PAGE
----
Referring now to FIG. 6 which is an illustrative diagram of the filter 120 and the multiplex unit 126 of FIG. 2 showing the multipliers an, -an, bn and -bn which, after multiplication by the signals, provide scalar quantities that are controlled in the summers 190 and 198 for each sample number or hit number. The following table shows for the ith filter for n samples the required phase rotation applied to the I and Q components with an angular spacing or phase shift between filters ρ of 45°, a bandwidth of 250 HZ and a PRF of 2000 HZ. In the table, 180° is indicated as 0.
______________________________________ANGLE/SAMPLEith nFILTER niρ 0 1 2 3 4 5 6 7______________________________________0 0 0 0 0 0 0 0 0 01 nρ 0 -ρ -2ρ -3ρ 0 3ρ 2ρ ρ2 2nρ 0 -2ρ 0 2ρ 0 -2ρ 0 2ρ3 3nρ 0 -3ρ 2ρ -ρ 0 ρ -2ρ 3ρ4 4nρ 0 0 0 0 0 0 0 05 5nρ 0 3ρ -2ρ ρ 0 -ρ 2ρ -3ρ6 6nρ 0 2ρ 0 -2ρ 0 2ρ 0 -2ρ7 7nρ 0 ρ 2ρ 3ρ 0 -3ρ -2ρ -ρ______________________________________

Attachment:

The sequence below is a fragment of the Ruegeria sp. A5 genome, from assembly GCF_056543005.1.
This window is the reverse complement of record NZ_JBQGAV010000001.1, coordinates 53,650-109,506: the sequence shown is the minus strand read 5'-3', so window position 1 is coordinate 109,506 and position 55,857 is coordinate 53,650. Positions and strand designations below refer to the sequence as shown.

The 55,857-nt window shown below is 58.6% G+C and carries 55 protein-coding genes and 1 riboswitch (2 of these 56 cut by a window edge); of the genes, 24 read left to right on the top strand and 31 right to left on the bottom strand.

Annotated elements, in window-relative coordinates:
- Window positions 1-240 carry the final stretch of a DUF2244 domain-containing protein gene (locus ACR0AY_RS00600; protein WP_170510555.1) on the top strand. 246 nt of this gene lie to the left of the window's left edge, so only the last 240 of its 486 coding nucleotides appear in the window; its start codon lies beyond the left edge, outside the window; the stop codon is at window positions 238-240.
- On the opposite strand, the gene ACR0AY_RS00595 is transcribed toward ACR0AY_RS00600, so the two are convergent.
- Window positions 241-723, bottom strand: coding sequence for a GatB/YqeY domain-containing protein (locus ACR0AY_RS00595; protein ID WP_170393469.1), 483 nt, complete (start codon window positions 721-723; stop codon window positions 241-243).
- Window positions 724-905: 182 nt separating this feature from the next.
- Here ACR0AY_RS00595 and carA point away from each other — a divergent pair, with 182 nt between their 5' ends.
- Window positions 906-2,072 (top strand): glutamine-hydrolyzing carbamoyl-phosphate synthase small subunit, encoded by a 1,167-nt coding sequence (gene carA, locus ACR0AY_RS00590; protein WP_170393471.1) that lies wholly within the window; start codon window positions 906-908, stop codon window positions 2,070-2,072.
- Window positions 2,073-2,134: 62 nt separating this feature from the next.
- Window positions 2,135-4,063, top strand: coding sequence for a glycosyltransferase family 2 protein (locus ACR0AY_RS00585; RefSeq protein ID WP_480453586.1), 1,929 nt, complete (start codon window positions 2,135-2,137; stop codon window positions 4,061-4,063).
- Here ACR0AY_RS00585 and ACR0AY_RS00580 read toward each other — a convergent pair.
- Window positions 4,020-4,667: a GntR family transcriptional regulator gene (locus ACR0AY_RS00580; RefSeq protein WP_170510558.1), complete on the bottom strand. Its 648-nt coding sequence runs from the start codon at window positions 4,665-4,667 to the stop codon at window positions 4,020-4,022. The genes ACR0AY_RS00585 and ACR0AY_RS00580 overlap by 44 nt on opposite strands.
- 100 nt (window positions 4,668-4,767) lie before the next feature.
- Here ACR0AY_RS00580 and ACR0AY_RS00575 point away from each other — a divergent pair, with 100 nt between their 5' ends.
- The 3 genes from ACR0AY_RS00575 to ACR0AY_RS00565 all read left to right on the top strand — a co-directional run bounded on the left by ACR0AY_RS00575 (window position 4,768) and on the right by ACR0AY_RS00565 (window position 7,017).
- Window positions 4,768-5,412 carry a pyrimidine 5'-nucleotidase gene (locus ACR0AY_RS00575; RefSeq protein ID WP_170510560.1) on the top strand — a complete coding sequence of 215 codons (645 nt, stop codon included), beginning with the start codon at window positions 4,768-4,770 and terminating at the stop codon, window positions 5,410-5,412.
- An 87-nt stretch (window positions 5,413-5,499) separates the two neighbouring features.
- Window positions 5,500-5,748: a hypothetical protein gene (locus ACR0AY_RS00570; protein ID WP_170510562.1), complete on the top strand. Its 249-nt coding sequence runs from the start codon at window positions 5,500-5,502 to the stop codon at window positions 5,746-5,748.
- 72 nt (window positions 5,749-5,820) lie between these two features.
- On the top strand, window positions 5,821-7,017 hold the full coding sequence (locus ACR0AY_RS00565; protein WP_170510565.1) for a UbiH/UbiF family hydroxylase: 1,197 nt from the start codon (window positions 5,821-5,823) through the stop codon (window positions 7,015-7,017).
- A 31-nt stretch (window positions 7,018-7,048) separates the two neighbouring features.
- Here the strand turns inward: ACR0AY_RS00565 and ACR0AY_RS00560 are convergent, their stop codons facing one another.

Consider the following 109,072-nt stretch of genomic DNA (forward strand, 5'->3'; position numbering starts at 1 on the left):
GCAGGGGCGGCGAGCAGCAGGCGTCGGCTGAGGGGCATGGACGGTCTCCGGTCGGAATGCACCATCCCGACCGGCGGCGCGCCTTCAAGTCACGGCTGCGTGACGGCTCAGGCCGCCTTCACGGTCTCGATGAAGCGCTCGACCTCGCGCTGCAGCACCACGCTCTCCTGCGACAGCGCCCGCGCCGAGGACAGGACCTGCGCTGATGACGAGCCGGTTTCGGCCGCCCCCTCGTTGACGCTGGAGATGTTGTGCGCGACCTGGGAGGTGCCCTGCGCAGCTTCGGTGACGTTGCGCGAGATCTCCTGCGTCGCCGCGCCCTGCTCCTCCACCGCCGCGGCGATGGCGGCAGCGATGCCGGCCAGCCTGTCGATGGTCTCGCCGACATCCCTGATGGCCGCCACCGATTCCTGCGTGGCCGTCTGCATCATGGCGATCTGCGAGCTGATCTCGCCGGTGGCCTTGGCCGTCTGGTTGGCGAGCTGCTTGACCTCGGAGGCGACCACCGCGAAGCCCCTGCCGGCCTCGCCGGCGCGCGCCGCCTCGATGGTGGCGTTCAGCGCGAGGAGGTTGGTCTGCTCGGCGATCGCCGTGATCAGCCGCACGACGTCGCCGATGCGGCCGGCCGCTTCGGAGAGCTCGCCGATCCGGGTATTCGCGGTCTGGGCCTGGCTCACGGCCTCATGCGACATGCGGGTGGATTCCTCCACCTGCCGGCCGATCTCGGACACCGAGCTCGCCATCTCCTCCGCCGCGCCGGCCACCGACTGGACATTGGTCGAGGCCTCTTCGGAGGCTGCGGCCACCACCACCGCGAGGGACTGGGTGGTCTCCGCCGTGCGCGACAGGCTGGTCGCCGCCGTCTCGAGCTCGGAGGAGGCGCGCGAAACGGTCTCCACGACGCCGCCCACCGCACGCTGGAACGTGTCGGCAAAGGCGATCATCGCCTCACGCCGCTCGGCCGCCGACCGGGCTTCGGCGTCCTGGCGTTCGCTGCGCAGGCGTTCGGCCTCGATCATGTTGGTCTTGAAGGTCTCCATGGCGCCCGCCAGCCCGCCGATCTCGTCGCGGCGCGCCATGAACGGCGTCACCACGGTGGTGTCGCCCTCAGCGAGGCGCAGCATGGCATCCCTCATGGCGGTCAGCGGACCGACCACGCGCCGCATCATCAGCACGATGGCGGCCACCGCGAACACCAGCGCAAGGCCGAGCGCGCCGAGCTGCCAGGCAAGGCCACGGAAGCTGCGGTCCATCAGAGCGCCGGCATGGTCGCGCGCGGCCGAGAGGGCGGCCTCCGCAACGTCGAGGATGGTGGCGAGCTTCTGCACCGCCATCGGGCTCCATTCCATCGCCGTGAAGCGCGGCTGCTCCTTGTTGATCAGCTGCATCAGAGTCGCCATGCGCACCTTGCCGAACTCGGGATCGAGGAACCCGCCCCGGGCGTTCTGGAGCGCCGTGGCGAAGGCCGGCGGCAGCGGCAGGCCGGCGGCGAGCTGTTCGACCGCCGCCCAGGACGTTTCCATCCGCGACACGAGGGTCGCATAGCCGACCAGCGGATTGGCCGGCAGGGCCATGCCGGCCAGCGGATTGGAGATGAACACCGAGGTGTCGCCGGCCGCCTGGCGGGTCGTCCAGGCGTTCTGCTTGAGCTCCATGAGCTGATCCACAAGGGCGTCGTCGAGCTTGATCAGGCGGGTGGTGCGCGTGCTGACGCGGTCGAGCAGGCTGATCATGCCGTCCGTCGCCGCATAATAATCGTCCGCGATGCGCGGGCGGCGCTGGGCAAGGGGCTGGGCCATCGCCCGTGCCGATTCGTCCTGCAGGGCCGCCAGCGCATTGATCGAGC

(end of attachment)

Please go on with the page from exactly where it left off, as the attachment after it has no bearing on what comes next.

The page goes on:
The following two tables show the an and bn multiplying coefficients utilized in the multiplying units of FIG. 6 to provide the filters of the above-described table. In the Figures, the n refers to the sample or hit number that defines the multiplier coefficient that is multiplied with the I or Q signal. The different products of a signal for each sample are multiplexed into the summers 190 and 198 by the multiplex unit 180 and 182 as shown in FIG. 3. Each multiplier coefficient unit of FIG. 6 provides 8 products indicated by 8 output leads that are then multiplexed to the summer 190 or 198 as a function of hit number. The A and B coefficients respectively representing the an and bn coefficients are interchanged from the multiplex units 180 and 182 to the multiplex units 194 and 196.